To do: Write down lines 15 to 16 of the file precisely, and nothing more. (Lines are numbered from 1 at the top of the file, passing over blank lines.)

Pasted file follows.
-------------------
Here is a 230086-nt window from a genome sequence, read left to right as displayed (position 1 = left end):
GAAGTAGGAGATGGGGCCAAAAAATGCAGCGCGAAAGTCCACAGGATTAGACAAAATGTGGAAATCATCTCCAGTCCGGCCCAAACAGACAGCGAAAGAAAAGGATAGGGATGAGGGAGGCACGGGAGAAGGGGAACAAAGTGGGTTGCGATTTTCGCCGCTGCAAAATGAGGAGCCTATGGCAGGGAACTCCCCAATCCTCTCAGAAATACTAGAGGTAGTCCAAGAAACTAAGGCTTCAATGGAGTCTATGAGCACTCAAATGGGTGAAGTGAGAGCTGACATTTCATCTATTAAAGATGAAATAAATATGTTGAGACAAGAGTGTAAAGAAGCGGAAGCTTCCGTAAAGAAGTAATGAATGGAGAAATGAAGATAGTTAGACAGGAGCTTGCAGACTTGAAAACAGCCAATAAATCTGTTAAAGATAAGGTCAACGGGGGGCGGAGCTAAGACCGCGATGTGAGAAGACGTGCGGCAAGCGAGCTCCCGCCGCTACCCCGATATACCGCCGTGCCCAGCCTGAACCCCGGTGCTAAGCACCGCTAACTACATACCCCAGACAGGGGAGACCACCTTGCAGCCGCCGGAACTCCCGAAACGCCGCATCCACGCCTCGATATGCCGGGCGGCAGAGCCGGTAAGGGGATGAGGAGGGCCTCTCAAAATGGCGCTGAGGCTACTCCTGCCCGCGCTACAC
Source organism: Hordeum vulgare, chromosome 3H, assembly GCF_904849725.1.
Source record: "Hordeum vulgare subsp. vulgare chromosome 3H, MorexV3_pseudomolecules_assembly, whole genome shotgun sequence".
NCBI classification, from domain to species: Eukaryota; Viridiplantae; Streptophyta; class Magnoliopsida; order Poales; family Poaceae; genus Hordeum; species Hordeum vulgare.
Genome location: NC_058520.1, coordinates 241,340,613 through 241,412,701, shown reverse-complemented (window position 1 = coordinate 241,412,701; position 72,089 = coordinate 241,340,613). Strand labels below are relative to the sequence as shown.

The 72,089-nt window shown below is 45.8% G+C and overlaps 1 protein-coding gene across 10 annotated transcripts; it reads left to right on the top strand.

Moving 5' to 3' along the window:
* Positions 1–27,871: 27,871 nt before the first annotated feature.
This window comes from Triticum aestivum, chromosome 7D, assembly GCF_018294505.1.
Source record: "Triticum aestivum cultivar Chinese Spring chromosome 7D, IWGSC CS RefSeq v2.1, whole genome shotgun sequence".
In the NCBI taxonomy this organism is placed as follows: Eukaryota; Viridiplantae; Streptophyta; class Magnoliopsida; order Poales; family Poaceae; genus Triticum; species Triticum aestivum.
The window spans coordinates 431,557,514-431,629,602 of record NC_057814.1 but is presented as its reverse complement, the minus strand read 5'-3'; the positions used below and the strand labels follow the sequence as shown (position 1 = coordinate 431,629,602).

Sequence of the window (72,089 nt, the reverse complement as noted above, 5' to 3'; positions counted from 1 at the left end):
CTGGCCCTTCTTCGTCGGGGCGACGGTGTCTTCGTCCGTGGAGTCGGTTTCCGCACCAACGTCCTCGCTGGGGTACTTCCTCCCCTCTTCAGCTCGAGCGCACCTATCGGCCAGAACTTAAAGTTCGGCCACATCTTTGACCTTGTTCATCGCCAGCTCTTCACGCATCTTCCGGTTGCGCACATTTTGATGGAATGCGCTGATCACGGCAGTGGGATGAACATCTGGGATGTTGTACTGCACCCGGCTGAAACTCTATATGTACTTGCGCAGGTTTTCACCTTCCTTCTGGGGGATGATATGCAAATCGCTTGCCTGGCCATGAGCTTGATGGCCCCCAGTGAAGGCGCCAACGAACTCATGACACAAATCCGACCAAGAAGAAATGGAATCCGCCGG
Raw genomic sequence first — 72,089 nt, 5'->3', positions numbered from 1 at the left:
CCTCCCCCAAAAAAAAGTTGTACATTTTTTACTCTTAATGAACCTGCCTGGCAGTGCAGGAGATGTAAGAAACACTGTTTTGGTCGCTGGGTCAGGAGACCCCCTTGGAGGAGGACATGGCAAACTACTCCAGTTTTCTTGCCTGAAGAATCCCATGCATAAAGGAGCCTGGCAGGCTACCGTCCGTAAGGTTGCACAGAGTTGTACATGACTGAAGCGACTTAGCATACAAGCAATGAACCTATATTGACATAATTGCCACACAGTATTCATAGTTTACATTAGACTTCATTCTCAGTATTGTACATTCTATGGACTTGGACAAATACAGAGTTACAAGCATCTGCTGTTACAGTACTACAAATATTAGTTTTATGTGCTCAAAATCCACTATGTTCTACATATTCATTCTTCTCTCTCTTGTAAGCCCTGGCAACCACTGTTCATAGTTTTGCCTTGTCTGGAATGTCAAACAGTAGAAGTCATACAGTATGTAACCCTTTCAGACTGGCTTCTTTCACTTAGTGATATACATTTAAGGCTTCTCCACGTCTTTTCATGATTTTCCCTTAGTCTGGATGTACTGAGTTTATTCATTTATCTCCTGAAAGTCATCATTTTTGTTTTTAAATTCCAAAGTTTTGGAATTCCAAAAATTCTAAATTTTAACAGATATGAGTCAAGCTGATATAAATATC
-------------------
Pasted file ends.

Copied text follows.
CTGGCCCTTCTTCGTCGGGGCGACGGTGTCTTCGTCCGTGGAGTCGGTTTCCGCACCAACGTCCTCGCTGGGGTACTTCCTCCCCTCTTCAGCTCGAGCGCACCTATCGGCCAGAACTTAAAGTTCGGCCACATCTTTGACCTTGTTCATCGCCAGCTCTTCACGCATCTTCCGGTTGCGCACATTTTGATGGAATGCGCTGATCACGGCAGTGGGATGAACATCTGGGATGTTGTACTGCACCCGGCTGAAACTCTATATGTACTTGCGCAGGTTTTCACCTTCCTTCTGGGGGATGATATGCAAATCGCTTGCCTGGCCATGAGCTTGATGGCCCCCAGTGAAGGCGCCAACGAACTCATGACACAAATCCGACCAAGAAGAAATGGAATCCGCCGG
Raw genomic sequence first — 72,089 nt, 5'->3', positions numbered from 1 at the left: